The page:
Many become nervous when they hear things like “model building” or “optimization,” but this does not need to be so intimidating. There is nothing intimidating about listing the factors that go into making the best decision. Getting all the best and required data might not always be especially easy, but determining the determinants (the factors influencing an outcome) can actually be rather fun and interesting. Take, for example, the following equation; it is attempting to determine the likelihood of marital bliss. By Robyn Dawes, this model predicts the likelihood of the survival of a marriage.38

  • Frequency of Lovemaking – Frequency of Quarrels

See, nothing at all boring about predictive modeling. As you might imagine, having a negative number associated with this equation is not a good thing. Because of the availability of the necessary data, predictions such as these are becoming more and more common and found across many facets of life. Predicting compatibility is the task organizations such as Match.com and eHarmony attempt to do. Dawes formula is a simple one that essentially attempts to serve the same function as the ones developed by these dating services. They are both attempting to identify a list of factors that will predict the success of relationships. In the case of eHarmony and Match.com, this also consists of information on emotional, cognitive, and social attributes, physical activity, personality characteristics, education, geography, and so on.

One more:

  • Runs Created = (Hits + Walks) × Total Bases / (At Bats + Walks)

Some of you might recognize this formula. William James, the founder of sabermetrics, developed it. If this is not familiar to you, maybe you remember the book Moneyball, by Michael Lewis, or the movie by the same name starring Brad Pitt. James’s sabermetrics is the underlying approach used to predict success at getting on base, and this is exactly what the formula predicts: a hitter’s ability to get on base. It did not worry about exactly how he got there. As a matter of fact, the formula takes into consideration those who walk as well as those who get hits.39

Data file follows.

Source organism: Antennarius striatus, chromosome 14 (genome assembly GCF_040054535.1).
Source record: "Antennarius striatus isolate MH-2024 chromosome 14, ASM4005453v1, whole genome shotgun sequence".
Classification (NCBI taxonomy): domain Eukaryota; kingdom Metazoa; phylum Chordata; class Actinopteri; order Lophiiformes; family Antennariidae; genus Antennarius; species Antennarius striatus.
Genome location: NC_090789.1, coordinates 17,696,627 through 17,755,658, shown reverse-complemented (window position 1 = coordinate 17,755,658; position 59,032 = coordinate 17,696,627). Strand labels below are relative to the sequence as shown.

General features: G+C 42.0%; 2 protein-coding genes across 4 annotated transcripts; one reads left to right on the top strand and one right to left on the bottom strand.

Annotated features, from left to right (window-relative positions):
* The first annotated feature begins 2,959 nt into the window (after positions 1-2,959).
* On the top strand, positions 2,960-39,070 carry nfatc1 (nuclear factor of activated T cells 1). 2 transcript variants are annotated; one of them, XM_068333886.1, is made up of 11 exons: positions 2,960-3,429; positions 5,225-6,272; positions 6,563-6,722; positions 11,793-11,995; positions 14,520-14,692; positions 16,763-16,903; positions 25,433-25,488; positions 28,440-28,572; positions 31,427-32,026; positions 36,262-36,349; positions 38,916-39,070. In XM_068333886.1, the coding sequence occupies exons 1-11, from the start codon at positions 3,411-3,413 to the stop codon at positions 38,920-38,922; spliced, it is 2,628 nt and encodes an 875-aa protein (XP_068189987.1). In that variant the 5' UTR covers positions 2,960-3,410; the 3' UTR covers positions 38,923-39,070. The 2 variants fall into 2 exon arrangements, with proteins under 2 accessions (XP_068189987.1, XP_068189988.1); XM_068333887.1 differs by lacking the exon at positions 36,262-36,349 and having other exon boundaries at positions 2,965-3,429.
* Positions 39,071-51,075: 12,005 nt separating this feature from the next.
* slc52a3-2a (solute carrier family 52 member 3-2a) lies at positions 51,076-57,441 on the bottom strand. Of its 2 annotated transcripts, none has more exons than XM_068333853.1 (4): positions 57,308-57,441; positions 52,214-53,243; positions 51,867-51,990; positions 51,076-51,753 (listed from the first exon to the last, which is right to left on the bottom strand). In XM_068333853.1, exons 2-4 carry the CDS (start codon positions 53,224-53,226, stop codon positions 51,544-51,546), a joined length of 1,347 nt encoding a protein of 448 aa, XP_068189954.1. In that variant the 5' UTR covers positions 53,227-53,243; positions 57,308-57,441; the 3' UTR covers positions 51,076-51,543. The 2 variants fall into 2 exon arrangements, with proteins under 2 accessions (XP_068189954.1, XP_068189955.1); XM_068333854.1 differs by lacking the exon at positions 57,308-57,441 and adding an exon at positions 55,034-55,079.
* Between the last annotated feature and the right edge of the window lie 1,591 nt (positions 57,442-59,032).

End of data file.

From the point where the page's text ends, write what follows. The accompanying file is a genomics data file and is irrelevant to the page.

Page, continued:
Making predictions is something that we do all the time. Will a stock price go up or down? Will your friends get married? Will this person make a good employee or a good executive? What kind of professional experiences will assist them in becoming better employees?

Within the broad area of decision support systems, a variety of different models are used to aid in decision making.40 The relevant variables when “modeling” HCM decisions include all those factors that influence the outcome you are interested in. For example, what might be some of the causes of employee turnover? This decision will be influenced by, among other things, a number of the following factors:

  • Employee morale and satisfaction
  • Labor market conditions
  • Relationship with direct reports

Another example is workforce planning, which seeks to accurately forecast future employment needs. Again, a number of factors may influence the best decision about the type and number of employees needed, including the following:

  • Business strategy and objectives
  • Current workforce quantity and competencies
  • Required workforce quantity and competencies

In later chapters, we will evaluate factors influencing the ideal job candidate for your situation and the optimal compensation structure. Determining these factors is where expert knowledge and experience comes in, and when these are combined with the right analytics, you are on your way to making much better decisions.